In the next window the glass illustrates "Feed my sheep, feed my lambs". It was installed after a Mission in 1888.
The lighting of the Choir Stalls was carried out in memory of Eric Watson, Warden of this church 1970-1980, a gift from his family and his fellow-warden
The South Transept Chapel has a wooden carving of the Last Supper over the altar, and nearby a window depicting the same scene. Notice the brass tablet in this Chapel to the Rev. Rex Luckcraft who was only here for 6 months before he died - in 1970, but "won many friends and advanced God's kingdom."
The original organ was built in 1885 by Hill & Son (builders of the Westminster Abbey organ) at a cost of £1,100. It was re-built and enlarged by Rushworth and Dreaper in 1923, had a major overhaul and a further enlargement in 1949 as a memorial to Mr. W. L. Twinning who had been organist here for 41 years. It was substantially rebuilt again in 1975 when the organ console was moved to the North Transept and rebuilt and upgraded in 2008 by Nicholson's of Malvern; the work arranged and funded by the Friends of St.Matthias'.
On the wall of the South Aisle there is a carved wooden memorial to two brothers Gerald and Laurence Russell who both died in the Royal Flying Corps in the First World War. There is also a general War Memorial to all who fell in the 1914-1918 War.
Along this side of the church we continue to see fine stained glass. Notice the details of the flowering trees in the backgrounds. At the back of the church is a stand in memory of the Rev. Neville Rose-Price, Vicar here 1965 - 1970. On it lies a Memorial Book. It is open to show the names of those who died over the years in this particular month.
Upon leaving the church and entering the Link Hall visitors will pass through the double doors with their panelled surrounds. The facings of the surround incorporate pews from St. Matthias' and sections of the Communion tables from St. Mark and Holy Trinity, thus symbolising the linking of our Church Centre to the three churches.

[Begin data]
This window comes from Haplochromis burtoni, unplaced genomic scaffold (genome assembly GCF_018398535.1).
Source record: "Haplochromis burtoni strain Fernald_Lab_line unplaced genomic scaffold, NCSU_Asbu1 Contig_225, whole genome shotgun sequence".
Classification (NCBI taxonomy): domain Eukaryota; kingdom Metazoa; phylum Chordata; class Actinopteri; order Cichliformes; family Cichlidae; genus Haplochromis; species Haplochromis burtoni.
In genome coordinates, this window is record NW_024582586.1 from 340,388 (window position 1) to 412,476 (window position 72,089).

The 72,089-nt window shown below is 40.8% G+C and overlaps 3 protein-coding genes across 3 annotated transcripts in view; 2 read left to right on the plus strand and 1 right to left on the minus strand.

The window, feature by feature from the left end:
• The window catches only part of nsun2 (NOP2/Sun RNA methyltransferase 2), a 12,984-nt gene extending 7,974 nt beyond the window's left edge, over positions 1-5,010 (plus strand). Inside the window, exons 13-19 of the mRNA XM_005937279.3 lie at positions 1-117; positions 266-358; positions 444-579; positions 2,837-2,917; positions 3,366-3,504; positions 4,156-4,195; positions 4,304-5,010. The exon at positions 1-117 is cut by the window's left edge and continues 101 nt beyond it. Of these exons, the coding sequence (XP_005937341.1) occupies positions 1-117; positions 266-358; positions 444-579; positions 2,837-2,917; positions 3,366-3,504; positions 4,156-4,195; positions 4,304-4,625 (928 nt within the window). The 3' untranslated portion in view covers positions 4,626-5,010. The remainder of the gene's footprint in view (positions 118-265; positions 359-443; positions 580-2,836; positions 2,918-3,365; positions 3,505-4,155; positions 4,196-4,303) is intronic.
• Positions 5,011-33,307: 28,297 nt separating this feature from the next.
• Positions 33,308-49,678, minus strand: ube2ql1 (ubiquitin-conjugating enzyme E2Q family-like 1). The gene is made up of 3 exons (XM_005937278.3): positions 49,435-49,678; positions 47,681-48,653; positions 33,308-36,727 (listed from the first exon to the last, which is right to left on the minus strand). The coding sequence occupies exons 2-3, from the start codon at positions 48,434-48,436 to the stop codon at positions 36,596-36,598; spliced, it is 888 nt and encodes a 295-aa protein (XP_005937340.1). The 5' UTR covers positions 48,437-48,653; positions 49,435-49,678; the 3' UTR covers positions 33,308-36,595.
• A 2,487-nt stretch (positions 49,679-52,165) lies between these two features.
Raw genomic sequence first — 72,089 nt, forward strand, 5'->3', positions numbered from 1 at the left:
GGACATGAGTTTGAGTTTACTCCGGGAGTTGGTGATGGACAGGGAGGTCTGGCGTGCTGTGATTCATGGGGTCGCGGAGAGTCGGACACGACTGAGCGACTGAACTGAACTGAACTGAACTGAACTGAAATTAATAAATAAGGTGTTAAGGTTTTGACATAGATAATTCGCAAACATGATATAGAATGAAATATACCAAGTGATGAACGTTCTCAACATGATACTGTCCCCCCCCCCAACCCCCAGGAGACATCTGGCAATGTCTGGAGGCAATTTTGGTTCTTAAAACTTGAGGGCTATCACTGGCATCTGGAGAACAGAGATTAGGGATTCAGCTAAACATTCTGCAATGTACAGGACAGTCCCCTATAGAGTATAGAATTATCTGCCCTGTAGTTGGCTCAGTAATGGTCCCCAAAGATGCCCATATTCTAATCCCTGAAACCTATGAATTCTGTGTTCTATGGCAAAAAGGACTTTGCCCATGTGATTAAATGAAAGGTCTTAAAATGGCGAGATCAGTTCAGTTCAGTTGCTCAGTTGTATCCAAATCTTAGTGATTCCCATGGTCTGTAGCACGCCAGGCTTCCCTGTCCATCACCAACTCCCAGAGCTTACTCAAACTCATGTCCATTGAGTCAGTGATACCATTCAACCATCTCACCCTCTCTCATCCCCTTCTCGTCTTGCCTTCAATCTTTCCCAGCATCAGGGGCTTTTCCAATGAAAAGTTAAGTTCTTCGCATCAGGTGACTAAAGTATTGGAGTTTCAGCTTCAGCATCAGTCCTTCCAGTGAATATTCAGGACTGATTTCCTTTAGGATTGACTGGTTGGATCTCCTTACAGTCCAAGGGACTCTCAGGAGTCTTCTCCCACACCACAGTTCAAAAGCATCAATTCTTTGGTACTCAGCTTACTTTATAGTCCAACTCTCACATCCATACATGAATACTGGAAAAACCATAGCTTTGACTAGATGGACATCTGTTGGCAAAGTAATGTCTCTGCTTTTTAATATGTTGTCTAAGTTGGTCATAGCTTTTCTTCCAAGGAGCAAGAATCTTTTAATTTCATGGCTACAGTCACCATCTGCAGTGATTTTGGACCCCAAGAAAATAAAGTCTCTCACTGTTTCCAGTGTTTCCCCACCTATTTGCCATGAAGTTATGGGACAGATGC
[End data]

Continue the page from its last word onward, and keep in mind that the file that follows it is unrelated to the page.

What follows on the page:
Past Vicars of the Parish of St. Matthias' Church
THE CHURCH CENTRE
In 1923 the need for a Church Hall was first discussed by the Parochial Church Council but nothing tangible occurred until the incumbency of the Rev'd. Neville Rose-Price, when the old Paish's Piano Shop in Lisburne Square was bought in 1968. Converted to a hall, this served the parish well but had the disadvantages of being remote from the church, being somewhat austere and being a single usable room. During the 1970's the need to build an additional hall adjacent to the church was again apparent and sketch designs were under consideration at the time the Rev'd. Peter Larkin commenced his incumbency in 1981. These sketch plans were for a modern but small single storey hall, but the Rev'd. Larkin had a greater vision.
In 1982 a design brief was compiled, Edward Narracott, Tanner & André were appointed Architects, and Hart and Humman Quantity Surveyors; the Church Centre was designed and costed. Planning permission was sought in 1983, refused by Torbay Council but granted by the Secretary of State for the Environment on Appeal in September 1984. That October a building fund was launched and as building costs were escalating, the Parochial Church Council took the decision to commence the building contract with Cruse and Bridgeman of Torquay when half the funding had been achieved - a commitment of faith. In June 1985 the Bishop of Plymouth, the Right Rev'd. Kenneth Newing, cut the first turf to commence work. and on 20th October our oldest church member, Gwen Andrews, laid a commemorative stone with the text "Come to the Lord, the living stone," (1 Peter 2:4). The stone itself appears like marble, but is in fact an ordinary piece of walling limestone taken from the church and cut and polished; symbolising new birth from old. Building and giving proceeded apace and on Palm Sunday, 23rd March 1986, the new Church Centre was opened by children from the congregation. The final cost was £213,629 of which £55,000 came from a bequest by Mary Alexander, £43,000 from the sale of the old hall, £15,000 from the Diocese of Exeter and the balance of almost £101,000 by direct giving from the congregation and parishioners.